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Solved: 4mb vs 3 on a 32bit PC with shared graphics

843 Views 11 Replies 3 Participants Last post by  Triple6
I just rec'd. a refurbished Win7Pro 32 bit Lenovo Laptop which came with 3mb ram and integrated Intel Graphics. My question is: If the integrated graphics share the 3mb and the 32 bit OS can only address 3mb and change, would adding 1mb (4mb total) make any difference because of the shared graphics? I think I have a 2mb SODIMM in an old NetBook running XP, so the cost is negligible. The laptop has 2 ram slots and I think the NB ram is the same speed.

BTW, the ref. laptop (by Blair Tech) from Newegg appears to show little wear and so far is absolutely fabulous with the KB and Screen showing no flaws at all.
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I think you mean 3GB not 3MB; huge difference.

The amount of memory space addressable by a 32-bit system is 4GB, that's not just the RAM, that's everything that uses memory addressing. Chances are that adding more memory will not have any significant difference even if it gets allocated to the graphics which if it's Intel graphics then it doesn't need a 1GB of memory anyways. You will likely get a bit more usable RAM but gains may be small.
Thanks for the VERY prompt reply, sorry, yes 3G not Mb, remember when 1M was huge?

I thought that a 32bit OS could only address about 3.3G not 4, but I also thought that addressable graphics could fill in the void and increase ram by 33%. I thought that the speed increase would be minimal.
Rounded off, for ease, as 32bit OS can address up to about 4Gb of RAM (give or take), it can only address RAM that is physically installed.

Out of the installed RAM, there is typically about 512Mb address space that is permanently assigned to various system processes, this is why you typically only see about 3.5Gb of RAM available if 4Gb is installed.

After that 512Mb going to system processes, the next thing that is assigned address space is the video RAM. If you have 1Gb assigned to video RAM (or 1Gb RAM on a standalone card), then that leaves only 2.5Gb useable by the rest of the system.
Thanks for the reply. When you say 2.5G after 512mb for system resources and 1G for video ram, you are talking about 4G installed ram, correct? So even with 1G on a standalone Video card, the 2.5G still holds? My main PC with Win8.1 32 bit with integrated graphics would then have 3G usable ram?? I ask this in addition to my laptop question because I had some trouble with an NVidia 1G video card which has now been returned to me but not yet installed again. If the 1G on the card does not add to the total ram, I won't install it and leave the integrated graphics active. I am not a gamer and do mainly WP and web email - surfing.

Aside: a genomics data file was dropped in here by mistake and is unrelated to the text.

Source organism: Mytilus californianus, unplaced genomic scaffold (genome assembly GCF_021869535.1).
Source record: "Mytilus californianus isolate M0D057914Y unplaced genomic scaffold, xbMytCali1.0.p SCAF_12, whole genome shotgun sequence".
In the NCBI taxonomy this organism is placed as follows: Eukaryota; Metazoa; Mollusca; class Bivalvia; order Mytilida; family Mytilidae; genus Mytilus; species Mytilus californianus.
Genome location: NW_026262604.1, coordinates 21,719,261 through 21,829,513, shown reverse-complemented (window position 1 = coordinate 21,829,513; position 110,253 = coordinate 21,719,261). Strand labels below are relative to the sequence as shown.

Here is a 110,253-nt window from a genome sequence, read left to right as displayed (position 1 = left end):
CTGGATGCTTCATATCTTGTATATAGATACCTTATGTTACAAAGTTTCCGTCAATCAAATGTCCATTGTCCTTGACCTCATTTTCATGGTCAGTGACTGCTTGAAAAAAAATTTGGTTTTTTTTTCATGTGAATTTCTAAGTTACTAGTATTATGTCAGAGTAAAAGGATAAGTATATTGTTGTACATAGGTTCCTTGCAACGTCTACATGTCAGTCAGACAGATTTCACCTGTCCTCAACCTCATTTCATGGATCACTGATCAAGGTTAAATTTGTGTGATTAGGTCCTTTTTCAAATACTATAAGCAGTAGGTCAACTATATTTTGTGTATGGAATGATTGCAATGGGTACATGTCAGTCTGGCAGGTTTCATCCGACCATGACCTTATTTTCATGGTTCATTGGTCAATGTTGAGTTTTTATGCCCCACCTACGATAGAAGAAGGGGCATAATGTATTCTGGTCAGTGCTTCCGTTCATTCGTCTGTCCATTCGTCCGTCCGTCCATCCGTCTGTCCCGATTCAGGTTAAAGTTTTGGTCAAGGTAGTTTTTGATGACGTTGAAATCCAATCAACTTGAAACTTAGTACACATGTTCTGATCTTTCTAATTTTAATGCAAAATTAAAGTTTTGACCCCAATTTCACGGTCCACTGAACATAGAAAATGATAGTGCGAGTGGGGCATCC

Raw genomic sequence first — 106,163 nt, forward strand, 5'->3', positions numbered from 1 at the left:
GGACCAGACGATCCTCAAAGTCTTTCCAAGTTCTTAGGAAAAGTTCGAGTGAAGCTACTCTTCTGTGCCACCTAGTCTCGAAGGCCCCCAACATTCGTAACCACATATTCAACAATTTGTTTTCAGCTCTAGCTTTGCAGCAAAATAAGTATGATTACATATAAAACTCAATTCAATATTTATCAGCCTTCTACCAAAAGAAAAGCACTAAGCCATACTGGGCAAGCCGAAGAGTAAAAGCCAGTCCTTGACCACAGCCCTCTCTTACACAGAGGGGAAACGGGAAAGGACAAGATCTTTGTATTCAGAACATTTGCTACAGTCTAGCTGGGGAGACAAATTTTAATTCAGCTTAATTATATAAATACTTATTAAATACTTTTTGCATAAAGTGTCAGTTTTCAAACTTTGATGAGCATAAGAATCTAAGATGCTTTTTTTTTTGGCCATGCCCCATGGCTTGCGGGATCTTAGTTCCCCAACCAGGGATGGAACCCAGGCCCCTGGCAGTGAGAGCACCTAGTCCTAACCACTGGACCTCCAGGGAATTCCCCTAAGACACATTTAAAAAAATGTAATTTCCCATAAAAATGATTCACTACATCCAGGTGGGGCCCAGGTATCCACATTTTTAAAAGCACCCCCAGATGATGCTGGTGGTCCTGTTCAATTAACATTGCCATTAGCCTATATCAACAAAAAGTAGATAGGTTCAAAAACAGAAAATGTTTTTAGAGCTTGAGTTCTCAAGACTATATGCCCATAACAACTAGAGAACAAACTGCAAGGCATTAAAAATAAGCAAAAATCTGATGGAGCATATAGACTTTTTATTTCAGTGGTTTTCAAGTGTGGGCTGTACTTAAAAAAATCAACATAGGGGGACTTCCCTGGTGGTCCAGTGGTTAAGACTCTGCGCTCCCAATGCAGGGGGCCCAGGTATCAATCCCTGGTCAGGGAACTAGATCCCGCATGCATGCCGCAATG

Relative to my 3G laptop with Win7Pro 32bit, with 512 assigned for system resources and 512 assigned to video leaving me with 2G useable ram, would the 4G installed ram leave me with 3G useable?

I hope I have made myself clear, rereading this doesn't sound that way.

Re my last message: Do video cards with installed ram add to the total ram in the system up to the limits of the OS?
Re my last message: Do video cards with installed ram add to the total ram in the system up to the limits of the OS?
Indirectly they do. Everything that requires memory addressing adds to the 4GB total of addressable memory space, and that includes the video card memory. If you have a huge amount of video memory than it actually cuts into the amount of system RAM that the system can use.
I've had the laptop for 2 days and just found out that it isn't 32bit but rather 64, sorry. That's a whole new ball game, correct? I could replace the 1G SODIMM with a 4 for a total of 6G which is all fully addressable by the 64bit OS. Again, though would it be noticeably faster?

Once again, with only 2 days of ownership (and no docs), has some specs. which state a max of 4G Ram, so I would think it would remain as is.

Thanks for all your help.
It may be worth posting the full type-model number of the laptop which can be found on the bottom and in the BIOS.

If it's Windows 7 Pro 64-bit than it can support up to 192GB of RAM. The real restriction will be the hardware.

With Windows 7 64-bit up to 8GB's shows gains for most users, 4GB is the minimum most would recommend. And above 8GB for very heavy users.

4GB max for a modern system seems unusual but again we don't know which model or how old it is.
Triple 6:
My laptop is a Lenovo SL500, from 2008-9, originally shipped with Vista, refurbished by Blair Tech with Win7Pro 64bit. It has an Intel Core2 Duo (T5870, 2Mcache at 2.0GHz with an 800 Mhz Bus). Lenovo Specs say 4G total ram in 2 slots which is probably appropriate for the age of the machine. While I have a spare 2G DDR2 SODIMM PC 6400 to replace the 1G SODIMM PC 5300, I may just leave well enough alone at the 3G it has now - this is assuming the PC6400 SODIMM would clock down to the PC5300 speed which I think it would.
Ah Ok. The SL500 is an older laptop that's about 6 years old now, it does have a 4GB limit as a result. You can add the 2GB PC6400 you have to max it out, it will run a bit better at 4GB instead of 3GB, especially since some of that will be allocated to the graphics chip. PC6400 should down clock to to PC5300 speeds no problem, RAM generally supports all lower frequencies.
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